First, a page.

Brenowitz v. Implant Seminars, Inc. et al
ORDER Approving FLSA Settlement and Closing Case. Signed by Magistrate Judge Jonathan Goodman on 8/10/2017. (jf00)
UNITED STATES DISTRICT COURT
SOUTHERN DISTRICT OF FLORIDA
CASE NO. 17-20184-CIV- GOODMAN
MATTHEW B. BRENOWITZ,
IMPLANT SEMINARS, INC., et al.,
ORDER APPROVING FLSA SETTLEMENT AND CLOSING CASE
This Order addresses a straightforward issue: whether a court may approve as
fair a settlement agreement in a Fair Labor Standards Act (“FLSA”) case in which
counsel receives a contingency contract percentage which is more than double the
amount he would otherwise be entitled to under a straightforward lodestar analysis
calculated by simply multiplying the hourly rate by the number of hours.
Based on the unique facts and legal issues underlying this case, the Court finds
that this settlement agreement is reasonable. The rationale is outlined below.
Plaintiff brought an FLSA case against Defendants, asserting both retaliatory
discharge and failure to pay overtime wages claims. [ECF No. 1]. At the mediation
before the Undersigned, the case settled. [ECF No. 43]. The parties did not at that time
advise the Court about the allocation of the settlement proceeds between the two
claims, nor did they give a breakdown of how the proceeds would be divided between
Plaintiff and his counsel. The parties then consented to the Undersigned’s full
jurisdiction, and United States District Judge Joan A. Lenard referred the case to me for
further proceedings, including trial, entry of final judgment, and a fairness
determination. [ECF Nos. 44; 45].
After the Court reviewed Plaintiff’s counsel’s retainer agreement and billing
records, the Court held a fairness hearing on July 18, 2017, where the Court heard from
counsel regarding the fairness of the FLSA settlement. [ECF Nos. 48-1; 48-2; 49].
At the hearing, Plaintiff’s counsel stated that (1) the total settlement amount is
$125,000; (2) costs are $490; (3) the attorney’s fees Plaintiff’s counsel seeks to recover is
$49,510; and (4) Plaintiff will recover $75,000. The total amount of hours billed at
Plaintiff’s counsel’s hourly rate, as indicated by the billing records, is $20,497. [ECF No.
48-1, p. 10]. The requested attorney’s fees are significantly higher than the hours billed
because the retainer agreement contained a 40% contingency fee provision. [ECF No.
48-2]. At the hearing, defense counsel had no objection to the amount of fees Plaintiff’s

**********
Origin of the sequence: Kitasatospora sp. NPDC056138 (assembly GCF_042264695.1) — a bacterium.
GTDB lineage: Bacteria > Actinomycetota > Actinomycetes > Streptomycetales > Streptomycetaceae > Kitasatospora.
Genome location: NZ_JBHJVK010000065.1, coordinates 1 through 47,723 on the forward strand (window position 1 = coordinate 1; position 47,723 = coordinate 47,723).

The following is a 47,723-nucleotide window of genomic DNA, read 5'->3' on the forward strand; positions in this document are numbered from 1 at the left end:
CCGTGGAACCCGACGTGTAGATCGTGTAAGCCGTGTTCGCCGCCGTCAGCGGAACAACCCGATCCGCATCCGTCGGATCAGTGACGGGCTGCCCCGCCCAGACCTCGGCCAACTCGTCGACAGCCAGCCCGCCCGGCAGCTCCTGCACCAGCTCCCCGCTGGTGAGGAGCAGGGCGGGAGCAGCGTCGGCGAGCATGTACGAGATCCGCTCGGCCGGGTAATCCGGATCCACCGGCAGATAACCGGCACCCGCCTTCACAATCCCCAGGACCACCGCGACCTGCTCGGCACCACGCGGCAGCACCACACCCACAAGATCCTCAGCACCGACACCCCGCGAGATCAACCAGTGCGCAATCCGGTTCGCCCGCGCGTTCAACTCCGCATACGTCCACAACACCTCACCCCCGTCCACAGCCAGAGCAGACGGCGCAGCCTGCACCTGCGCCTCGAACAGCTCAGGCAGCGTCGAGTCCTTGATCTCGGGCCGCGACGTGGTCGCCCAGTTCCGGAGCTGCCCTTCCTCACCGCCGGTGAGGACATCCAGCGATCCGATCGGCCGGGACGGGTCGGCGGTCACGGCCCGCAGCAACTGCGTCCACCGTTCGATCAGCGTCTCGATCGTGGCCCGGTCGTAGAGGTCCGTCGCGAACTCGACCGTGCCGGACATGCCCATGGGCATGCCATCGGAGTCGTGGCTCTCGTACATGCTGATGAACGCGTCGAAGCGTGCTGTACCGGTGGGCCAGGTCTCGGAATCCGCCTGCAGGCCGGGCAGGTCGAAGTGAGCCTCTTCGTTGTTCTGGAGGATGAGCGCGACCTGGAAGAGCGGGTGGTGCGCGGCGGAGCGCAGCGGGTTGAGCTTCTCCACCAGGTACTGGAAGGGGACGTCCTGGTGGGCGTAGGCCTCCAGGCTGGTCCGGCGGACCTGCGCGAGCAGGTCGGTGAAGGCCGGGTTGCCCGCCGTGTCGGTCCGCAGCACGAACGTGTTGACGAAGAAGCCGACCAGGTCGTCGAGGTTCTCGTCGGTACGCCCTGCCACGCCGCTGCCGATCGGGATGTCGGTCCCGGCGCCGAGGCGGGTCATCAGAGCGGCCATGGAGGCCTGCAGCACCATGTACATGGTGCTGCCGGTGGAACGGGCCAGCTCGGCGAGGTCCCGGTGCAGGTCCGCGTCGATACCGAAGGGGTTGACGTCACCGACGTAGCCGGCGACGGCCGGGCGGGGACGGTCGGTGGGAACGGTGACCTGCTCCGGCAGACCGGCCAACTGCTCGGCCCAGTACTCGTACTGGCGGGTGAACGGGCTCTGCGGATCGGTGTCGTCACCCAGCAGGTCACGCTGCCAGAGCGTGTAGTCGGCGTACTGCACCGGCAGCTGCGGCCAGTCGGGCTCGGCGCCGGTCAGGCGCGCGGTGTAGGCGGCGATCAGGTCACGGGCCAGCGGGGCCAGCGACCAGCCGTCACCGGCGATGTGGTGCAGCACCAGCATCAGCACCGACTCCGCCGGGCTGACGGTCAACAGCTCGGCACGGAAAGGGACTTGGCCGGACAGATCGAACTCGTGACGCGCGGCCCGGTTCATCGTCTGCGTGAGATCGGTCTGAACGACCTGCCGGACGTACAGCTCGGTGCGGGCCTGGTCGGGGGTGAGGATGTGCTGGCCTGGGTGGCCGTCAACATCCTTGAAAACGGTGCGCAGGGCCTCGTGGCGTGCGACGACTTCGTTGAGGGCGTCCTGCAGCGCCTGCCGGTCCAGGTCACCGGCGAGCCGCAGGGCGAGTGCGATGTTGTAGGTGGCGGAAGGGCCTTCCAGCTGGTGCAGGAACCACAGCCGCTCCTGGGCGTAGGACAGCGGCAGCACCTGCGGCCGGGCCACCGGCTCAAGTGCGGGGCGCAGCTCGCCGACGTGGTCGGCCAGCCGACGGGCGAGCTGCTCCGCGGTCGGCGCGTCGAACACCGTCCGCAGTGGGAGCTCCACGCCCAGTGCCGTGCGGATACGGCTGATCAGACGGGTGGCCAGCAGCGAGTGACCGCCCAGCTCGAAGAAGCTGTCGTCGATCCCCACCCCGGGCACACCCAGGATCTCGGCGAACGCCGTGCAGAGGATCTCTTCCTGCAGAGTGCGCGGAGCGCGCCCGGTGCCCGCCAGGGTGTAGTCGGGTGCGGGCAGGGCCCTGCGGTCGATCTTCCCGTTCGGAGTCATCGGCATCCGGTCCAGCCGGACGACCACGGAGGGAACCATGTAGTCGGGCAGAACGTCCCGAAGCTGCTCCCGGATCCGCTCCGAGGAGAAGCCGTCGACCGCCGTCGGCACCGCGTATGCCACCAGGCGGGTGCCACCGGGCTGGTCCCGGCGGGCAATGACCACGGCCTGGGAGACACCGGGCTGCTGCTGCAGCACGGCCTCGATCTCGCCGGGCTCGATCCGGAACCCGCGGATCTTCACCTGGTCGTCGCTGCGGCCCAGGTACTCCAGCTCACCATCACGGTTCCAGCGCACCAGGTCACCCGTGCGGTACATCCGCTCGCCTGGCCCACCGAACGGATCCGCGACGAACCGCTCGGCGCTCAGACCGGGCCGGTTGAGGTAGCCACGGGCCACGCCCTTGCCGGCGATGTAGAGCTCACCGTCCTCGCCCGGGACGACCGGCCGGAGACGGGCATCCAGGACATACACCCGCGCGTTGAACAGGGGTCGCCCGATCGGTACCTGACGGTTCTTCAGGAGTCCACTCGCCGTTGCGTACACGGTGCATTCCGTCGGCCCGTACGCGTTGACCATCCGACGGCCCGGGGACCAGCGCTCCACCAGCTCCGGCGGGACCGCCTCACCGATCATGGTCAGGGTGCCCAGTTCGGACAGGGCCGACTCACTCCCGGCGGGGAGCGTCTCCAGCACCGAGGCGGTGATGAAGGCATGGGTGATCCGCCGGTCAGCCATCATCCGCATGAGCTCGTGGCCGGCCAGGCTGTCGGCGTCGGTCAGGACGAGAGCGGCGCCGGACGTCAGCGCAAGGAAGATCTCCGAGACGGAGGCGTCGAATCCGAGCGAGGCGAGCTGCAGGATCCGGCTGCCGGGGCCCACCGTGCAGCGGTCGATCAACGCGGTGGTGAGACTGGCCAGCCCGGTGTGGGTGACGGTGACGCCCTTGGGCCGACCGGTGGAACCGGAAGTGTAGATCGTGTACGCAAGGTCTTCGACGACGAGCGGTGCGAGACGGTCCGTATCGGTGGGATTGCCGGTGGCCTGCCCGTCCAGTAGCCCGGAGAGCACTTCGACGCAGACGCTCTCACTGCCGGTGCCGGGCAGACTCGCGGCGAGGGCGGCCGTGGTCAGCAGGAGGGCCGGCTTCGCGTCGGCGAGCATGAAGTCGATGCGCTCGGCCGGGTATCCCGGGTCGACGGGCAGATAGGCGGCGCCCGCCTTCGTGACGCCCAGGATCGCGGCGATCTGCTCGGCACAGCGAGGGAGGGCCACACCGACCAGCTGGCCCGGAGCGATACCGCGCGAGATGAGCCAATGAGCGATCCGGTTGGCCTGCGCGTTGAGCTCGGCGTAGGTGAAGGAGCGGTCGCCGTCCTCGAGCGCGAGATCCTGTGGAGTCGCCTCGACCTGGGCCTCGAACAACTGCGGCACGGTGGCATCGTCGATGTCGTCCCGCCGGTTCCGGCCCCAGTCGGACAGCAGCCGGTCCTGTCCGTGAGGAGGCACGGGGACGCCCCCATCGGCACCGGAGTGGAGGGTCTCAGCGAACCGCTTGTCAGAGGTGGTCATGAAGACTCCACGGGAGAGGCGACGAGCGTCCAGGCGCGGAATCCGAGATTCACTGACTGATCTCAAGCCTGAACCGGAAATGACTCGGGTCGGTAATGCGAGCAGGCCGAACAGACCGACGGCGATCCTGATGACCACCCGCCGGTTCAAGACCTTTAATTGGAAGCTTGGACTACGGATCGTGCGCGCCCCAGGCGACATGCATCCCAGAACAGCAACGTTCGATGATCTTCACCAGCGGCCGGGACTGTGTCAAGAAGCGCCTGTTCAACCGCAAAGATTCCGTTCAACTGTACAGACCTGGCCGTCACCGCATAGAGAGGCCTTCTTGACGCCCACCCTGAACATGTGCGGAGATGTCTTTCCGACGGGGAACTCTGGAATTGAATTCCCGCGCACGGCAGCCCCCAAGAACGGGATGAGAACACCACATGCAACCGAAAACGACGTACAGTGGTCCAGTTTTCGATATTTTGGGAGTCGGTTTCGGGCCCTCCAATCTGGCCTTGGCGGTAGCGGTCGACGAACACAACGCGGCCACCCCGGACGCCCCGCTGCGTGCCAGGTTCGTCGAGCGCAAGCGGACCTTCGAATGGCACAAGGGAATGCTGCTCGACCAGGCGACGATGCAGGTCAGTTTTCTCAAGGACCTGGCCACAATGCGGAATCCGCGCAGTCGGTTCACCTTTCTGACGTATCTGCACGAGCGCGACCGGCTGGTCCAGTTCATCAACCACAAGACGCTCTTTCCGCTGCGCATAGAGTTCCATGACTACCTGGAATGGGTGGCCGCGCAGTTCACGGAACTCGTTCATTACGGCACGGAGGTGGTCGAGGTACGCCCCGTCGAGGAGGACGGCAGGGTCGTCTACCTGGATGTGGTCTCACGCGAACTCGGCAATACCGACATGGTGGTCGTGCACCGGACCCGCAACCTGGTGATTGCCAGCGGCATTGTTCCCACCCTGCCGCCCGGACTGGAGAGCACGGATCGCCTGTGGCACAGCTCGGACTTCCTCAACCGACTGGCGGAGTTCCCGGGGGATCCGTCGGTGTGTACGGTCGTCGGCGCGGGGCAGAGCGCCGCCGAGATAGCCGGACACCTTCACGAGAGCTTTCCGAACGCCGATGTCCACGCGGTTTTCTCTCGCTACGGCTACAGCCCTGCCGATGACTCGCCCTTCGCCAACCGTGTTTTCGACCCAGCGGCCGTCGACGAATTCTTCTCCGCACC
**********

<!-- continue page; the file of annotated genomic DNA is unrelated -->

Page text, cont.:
counsel seeks to recover.
The Undersigned then requested supplemental memoranda on whether, under
the factors set out in Lynn's Food Stores, Inc. v. U.S., 679 F.2d 1350, 1353 (11th Cir. 1982),
a district court may approve an FLSA settlement as fair when the plaintiff’s counsel
seeks to recover a contingency fee award that would substantially exceed the amount of
fees the attorney would otherwise receive on an hourly basis. [ECF Nos. 50; 51].
Plaintiff’s counsel submitted a memorandum in compliance with the Court’s Order and
a declaration which included Plaintiff’s counsel’s resume, training, and experience.
[ECF Nos. 52; 52-1].
Defense counsel filed a response, agreeing with Plaintiff’s counsel’s contention
“that the settlement did, in fact, contemplate both the overtime and retaliatory
discharge claim[s], such that a direct application of Lynn’s Food may not be entirely
accurate,” and demurring to the fee arrangement agreed upon between Plaintiff and
Plaintiff’s counsel. [ECF No. 53, pp. 2-3].
In general, the minimum wage and overtime provisions of the FLSA 1 are
mandatory and not subject to negotiation or bargaining between employers and
employees. See Brooklyn Savings Bank v. O’Neil, 324 U.S. 697 (1945). However, there are
two ways employees may settle and waive a claim against their employer for unpaid
minimum wages or overtime pay under the FLSA: (1) if the payment of unpaid
minimum wage/overtime pay is supervised by the Secretary of Labor; or (2) in a private
lawsuit brought by an employee, if the parties present the district court with a proposed
settlement and the court enters an order approving the fairness of the settlement.